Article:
A Big Sky Christmas

A Big Sky Christmas

eBook - 2013
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In the fall of 1873, a wagon train of immigrants sets off from Kansas City, Missouri, bound for the Montana Territory. Leading the group is newly elected wagonmaster Jamie Ian MacCallister, a giant of a man and frontier legend who swears he can get them there by Christmas -- come hell or high snow drifts. Plagued by brutally harsh storms and rugged terrain, outlaws and hostile Indians, the journey will be the greatest challenge these pioneers will ever face. But when things look nearly hopeless, help arrives in the form of two unlikely saviors: an old mountain man known as Preacher and legendary frontiersman Smoke Jensen.
Publisher: New York : Kensington Publishing Corp., 2013
ISBN: 9780786032686
Branch Call Number: eBook
Characteristics: 1 online resource
Additional Contributors: Johnstone, J. A.
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bibliosara Apr 10, 2019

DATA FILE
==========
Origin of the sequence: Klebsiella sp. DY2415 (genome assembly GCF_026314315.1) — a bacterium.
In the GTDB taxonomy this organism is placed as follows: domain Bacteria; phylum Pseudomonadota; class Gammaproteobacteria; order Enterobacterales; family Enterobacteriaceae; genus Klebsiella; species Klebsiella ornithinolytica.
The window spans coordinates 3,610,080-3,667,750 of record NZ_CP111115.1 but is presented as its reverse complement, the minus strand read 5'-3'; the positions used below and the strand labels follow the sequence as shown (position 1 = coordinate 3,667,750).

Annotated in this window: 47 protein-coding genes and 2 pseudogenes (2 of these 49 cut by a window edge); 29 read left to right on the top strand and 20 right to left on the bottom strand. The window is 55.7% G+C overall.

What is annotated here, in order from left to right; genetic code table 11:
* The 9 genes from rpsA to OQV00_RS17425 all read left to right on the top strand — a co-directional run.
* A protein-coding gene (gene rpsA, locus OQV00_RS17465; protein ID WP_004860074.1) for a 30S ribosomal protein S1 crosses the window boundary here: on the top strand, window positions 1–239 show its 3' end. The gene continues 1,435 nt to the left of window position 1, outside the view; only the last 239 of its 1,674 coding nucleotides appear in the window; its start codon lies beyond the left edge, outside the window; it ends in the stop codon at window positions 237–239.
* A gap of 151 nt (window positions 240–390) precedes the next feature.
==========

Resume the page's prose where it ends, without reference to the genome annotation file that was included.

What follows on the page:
William Johnstone was a prolific and talented author of Westerns, competitive to such well-known names as Louis L'Amour, Larry McMurtry, and Zane Gray. After his passing in 2004, the Johnstone family employed an author to complete Johnstone's unfinished ideas and stories. The Christmas series is one of the series that is written only partially by Johnstone. However, the style remains characteristic of Johnstone, and is quite well done. A traditional Western, with gunslingin' heroes facing off with sneering bad guys, there are unique elements incorporated into any Johnstone novel. One aspect that is rather unique is the frequent use of strong female characters. There is also a touch of faith about each one of the Christmas stories, which many Westerns avoid. Still, the violence and revenge of a Western tale are ever-present… and to me, exhausting. Although the novel was well-written, I found the side characters a little too flat, and I tired of the main character's focus on vengeance and 'eye for an eye' attitude. Honestly, if everyone killed the person who killed someone they know, then everyone would be dead. It got a bit ridiculous, although the violence was mitigated some by the token romance between two supportive characters. It also didn’t feel at all "Christmas-y", mentioning very little about the holiday except something thrown in at the very end. It wasn't a bad book - in fact, Johnstone is my favorite Western author! - but it wasn't a great one either. For me, I'm okay with setting aside my interest in Westerns for now.


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